That moment when my university offers ‘Ally’ training for people to speak out against LGBTTQ* discrimination, and I want to do it, but am terrified of possibly coming out publicly as a bisexual as a result of participating. I don’t feel like I could hide it if I did participate.
I read that…
I started crying because I’ve felt that fear before too and I can relate to your situation a lot. I’m also a bisexual cis-woman and I’ve been in a committed relationship with my cis-gender boyfriend for almost six years. Because of this, almost no one realized I was bi until I got the courage to come out.
Even though it’s geared towards allies, it’s still a great learning experience for anybody. You’re completely right about some LGBTQ* people also needing to be educated. The whole point of the training is to learn how to be more open and debunk myths and stereotypes, so I feel like the people there would be open to you coming out. If not, they’re completely missing the point of it. But the choice is yours, and you shouldn’t force yourself if you don’t feel comfortable or safe.
At my college, staff members who have gone through Safe Zone training have a rainbow upside-down triangle sticker on their door to show that anyone can come talk to them about LGBTQ* issues. If your university has something like that, maybe you can talk to one of the staff who is Safe Zone certified or an equivalent of that. I don’t know anything about your community or work, but if your university is providing LGBTQ* training, then that means there are plenty of people who will be accepting of you, even if you have not met them yet.
And of course your sexuality matters even after getting married. It is still a part of who you are. Hetero/homosexuals who are committed don’t suddenly lose attraction to anybody besides their partner, so why would it be different for someone who is bisexual? This is something I always have to explain to people who ask how I can be bisexual and only with one person. It can be disheartening, but it just gives you a chance to educate those people since they clearly don’t know what they’re talking about.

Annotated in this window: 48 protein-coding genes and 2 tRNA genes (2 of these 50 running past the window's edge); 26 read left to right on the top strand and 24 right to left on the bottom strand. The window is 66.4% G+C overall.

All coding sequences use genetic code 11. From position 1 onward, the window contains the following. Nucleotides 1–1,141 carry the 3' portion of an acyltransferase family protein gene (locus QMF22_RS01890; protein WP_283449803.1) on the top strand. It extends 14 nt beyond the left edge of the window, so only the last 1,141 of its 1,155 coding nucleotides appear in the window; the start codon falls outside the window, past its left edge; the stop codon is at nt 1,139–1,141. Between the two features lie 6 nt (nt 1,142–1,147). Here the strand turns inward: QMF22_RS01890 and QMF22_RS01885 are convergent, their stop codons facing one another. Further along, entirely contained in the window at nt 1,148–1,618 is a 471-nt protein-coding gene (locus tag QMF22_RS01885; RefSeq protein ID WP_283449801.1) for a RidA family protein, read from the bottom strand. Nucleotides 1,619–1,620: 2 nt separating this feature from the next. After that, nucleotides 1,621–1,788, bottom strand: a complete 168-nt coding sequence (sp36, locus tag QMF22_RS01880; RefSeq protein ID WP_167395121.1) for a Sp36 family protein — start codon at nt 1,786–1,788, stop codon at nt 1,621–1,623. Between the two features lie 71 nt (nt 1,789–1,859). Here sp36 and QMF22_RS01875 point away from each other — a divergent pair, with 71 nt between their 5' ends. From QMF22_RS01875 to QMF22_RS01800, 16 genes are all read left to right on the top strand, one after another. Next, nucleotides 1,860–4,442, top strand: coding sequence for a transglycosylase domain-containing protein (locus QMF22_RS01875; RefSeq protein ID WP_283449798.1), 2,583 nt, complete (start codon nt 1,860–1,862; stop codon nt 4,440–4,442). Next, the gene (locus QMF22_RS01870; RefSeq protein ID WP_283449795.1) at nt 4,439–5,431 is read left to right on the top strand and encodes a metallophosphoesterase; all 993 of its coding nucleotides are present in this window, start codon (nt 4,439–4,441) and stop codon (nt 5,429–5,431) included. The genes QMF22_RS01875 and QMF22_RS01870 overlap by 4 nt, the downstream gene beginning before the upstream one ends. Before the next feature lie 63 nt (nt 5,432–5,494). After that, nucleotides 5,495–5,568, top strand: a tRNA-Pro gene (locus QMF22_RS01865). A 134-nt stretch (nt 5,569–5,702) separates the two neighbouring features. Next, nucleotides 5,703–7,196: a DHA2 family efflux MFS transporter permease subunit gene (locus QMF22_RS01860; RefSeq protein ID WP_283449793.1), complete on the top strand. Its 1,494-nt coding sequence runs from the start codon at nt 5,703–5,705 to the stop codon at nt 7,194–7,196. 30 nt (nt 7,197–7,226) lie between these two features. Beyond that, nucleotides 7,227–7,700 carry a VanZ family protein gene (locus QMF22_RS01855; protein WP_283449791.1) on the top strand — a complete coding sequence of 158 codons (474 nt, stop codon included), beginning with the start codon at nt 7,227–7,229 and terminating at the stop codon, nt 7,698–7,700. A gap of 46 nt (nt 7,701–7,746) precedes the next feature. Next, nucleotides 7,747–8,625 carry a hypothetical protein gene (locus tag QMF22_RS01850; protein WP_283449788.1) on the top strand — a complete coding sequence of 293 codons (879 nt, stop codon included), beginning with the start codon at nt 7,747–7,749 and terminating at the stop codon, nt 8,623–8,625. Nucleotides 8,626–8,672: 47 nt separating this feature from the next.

Maybe first try to build yourself a support system by coming out to a few people close to you who you think you can trust. I really admire you for what you have been going through and I hope that you can overcome your fears. You’re not alone.
thank you so much for this.
I admit, I didn’t sign up for the training - I don’t think I’m ready for that public involvement yet. I don’t think I’ve got that strength yet.
I told a gay colleague I work (and have trusted, we’ve done a lot of research together) with a few weeks ago with that I was bi (because I didn’t want her to feel alone in the department, I even went so far as to say, if you ever want to talk about gender issues and equality, please know I’ve got your back, I’ll stand there with you), and she made a ‘but you’re married to a man’ comment… and it left me feeling very defeated. She went on and on about the troubles and fears she had coming out, and about how people don’t think about what they say… and then said that to me.
I don’t know if she was joking or not, but it still makes my gut knot when I think back on it. She was one of the first people I came out to outside of the internet. If she’s like that, what will everyone else be like? And now I live in fear that she will tell other people, that they will know without me knowing, and I just feel… bleh.
I wish I were stronger.